Holy Moses - 15/11/2008

The roots of HOLY MOSES go all the way back to 1980! Ramon Bruessler and Jochen Fuenders founded the band. The band got the kick start they needed in 1981 when Sabina and Andy Classen joined. Sabina's jackhammer voice, along with Andy's heavy riffs set the metal world on its ear. Over the next four years the band released three demos. Eventually the tapes found their way to Ralph Hubert's office from Aaarrg! records who put the band on the Metallic Bunnys sampler in early 1986.

 

The band garnered a huge underground following throughout the mid to late 80s, culminating in a huge push in 1989 from WEA Records. Holy Moses released their third sonic blast entitled "The New Machine Of Liechtenstein" in 1989. This was the finest hour for Holy Moses as the band toured throughout Europe. Sabina Classen was considered to be the new leader in the thrash scene. She did many interviews and even hosted "Mosh" a heavy metal show on the RTL network. Forming her own label West Virginia Records, and releasing the band's next four albums. The band officially called it quits in 1992, but released "No Matter What's the Cause" in 1994 as sort of an epilogue, on Steamhammer Records.

 

Fast forward to 2000: Sabina, after releasing two CDs with the band Temple of the Absurd, felt the time was right to once again resurrect Holy Moses. The violence and aggression still permeated her heart and soul. She went to Andy Classen, who runs Stage One Studios, and pitched the idea of reforming the band. Needless to say all went well and the result was ‘Master of Disaster’, which was released in 2001. Now once again poised to reclaim the title of the leaders in the thrash world. Holy Moses previous album ‘Strength Power Will Passion’ was released in September 2005. The group's tenth album was the follow-up to 2002's ‘Disorder of the Order’, which came out through Century Media.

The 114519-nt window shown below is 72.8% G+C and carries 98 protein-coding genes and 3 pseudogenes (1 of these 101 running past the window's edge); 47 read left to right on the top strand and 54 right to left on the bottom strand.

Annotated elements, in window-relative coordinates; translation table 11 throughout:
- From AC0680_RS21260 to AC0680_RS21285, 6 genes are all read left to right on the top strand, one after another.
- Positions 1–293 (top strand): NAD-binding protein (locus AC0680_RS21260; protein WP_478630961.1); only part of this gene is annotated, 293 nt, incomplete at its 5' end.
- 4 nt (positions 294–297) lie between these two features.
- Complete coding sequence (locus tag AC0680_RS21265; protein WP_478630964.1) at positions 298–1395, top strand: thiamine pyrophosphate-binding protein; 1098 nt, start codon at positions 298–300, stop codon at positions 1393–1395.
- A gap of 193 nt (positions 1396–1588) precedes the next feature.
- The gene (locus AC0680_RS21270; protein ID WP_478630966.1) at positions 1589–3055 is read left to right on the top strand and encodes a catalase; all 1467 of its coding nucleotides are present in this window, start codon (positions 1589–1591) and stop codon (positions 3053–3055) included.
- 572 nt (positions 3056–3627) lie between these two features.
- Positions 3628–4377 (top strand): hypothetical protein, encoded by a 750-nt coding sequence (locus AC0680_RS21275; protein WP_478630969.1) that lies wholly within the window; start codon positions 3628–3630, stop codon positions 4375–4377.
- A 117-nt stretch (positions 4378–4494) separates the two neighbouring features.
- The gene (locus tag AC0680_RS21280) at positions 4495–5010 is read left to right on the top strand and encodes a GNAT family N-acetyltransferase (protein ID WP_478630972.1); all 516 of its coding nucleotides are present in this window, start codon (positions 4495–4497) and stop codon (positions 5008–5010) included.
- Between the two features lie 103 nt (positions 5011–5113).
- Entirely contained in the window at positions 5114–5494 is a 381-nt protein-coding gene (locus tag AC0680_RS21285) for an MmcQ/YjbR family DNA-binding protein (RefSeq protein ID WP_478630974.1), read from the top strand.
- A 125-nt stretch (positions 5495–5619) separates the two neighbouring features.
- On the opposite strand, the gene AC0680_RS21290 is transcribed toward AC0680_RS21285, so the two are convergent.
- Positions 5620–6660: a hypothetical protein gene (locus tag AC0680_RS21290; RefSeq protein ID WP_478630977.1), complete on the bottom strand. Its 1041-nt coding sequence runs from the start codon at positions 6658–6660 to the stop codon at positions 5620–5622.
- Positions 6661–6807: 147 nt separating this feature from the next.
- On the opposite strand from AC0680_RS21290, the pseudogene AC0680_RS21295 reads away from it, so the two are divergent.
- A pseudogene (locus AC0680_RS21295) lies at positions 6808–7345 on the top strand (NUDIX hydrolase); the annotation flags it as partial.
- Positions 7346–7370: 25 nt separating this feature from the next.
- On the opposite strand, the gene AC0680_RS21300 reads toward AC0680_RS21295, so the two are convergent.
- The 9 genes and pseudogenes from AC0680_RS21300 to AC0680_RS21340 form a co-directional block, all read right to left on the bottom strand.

‘Agony of Death’, the new HOLY MOSES album, was released on September 29 in Europe via Wacken Records/SPV. The CD was recorded at the Blue Castle Studio near Hamburg with producer/guitar player Michael Hankel. Members of Destruction, Obituary and Axel Rudi Pell are among the guest musicians who appear on the album.

 

 

It seemed there is much to talk about so we had a conversation with front woman Sabina Classen (vocals). Here you can read what she had to say to the readers of Metal-Experience.com

 

Your new album ‘Agony Of Death’ was recently released in Europe, so of course we’d like to ask you a couple of questions about it.

 

First of all, congrats on your new album. How are you doing?

Sabina: I’m doing great, thank you! We’re on tour right now and that is exactly where we like to be!

 

It’s been a couple of years since ‘Strength Power Will Passion’ came out, so it seems you took your time for the new record. How did you launch into writing material for ‘Agony Of Death’ and how much time did you spend on the songs?

Sabina: The album took about three years to come together. That was indeed a lot longer than ‘Strength, Power, Will, Passion’, but that is also the reason why the new album sounds so much better. We had more time to prepare ourselves and we had more time to put into the production. For me, that meant I could put more time into my vocals as well, so I could really get the best out of it. All together, I think that’s why ‘Agony of Death’ is a great album.

 

Did ideas come easily so that you just had to write them down or was it more of a careful composing thing?